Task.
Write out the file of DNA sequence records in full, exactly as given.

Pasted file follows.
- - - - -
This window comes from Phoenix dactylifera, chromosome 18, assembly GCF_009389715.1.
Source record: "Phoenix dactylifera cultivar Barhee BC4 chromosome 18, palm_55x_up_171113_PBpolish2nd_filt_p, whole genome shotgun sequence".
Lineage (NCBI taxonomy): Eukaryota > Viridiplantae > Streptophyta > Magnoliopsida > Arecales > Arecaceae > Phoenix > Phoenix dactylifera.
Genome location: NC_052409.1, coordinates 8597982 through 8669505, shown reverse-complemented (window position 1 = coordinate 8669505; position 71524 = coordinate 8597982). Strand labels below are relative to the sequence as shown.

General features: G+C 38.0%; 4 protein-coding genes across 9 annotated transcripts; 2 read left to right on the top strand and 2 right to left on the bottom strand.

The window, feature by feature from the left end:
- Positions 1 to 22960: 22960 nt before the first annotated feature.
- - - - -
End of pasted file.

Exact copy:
This window comes from Phoenix dactylifera, chromosome 18, assembly GCF_009389715.1.
Source record: "Phoenix dactylifera cultivar Barhee BC4 chromosome 18, palm_55x_up_171113_PBpolish2nd_filt_p, whole genome shotgun sequence".
Lineage (NCBI taxonomy): Eukaryota > Viridiplantae > Streptophyta > Magnoliopsida > Arecales > Arecaceae > Phoenix > Phoenix dactylifera.
Genome location: NC_052409.1, coordinates 8597982 through 8669505, shown reverse-complemented (window position 1 = coordinate 8669505; position 71524 = coordinate 8597982). Strand labels below are relative to the sequence as shown.

General features: G+C 38.0%; 4 protein-coding genes across 9 annotated transcripts; 2 read left to right on the top strand and 2 right to left on the bottom strand.

The window, feature by feature from the left end:
- Positions 1 to 22960: 22960 nt before the first annotated feature.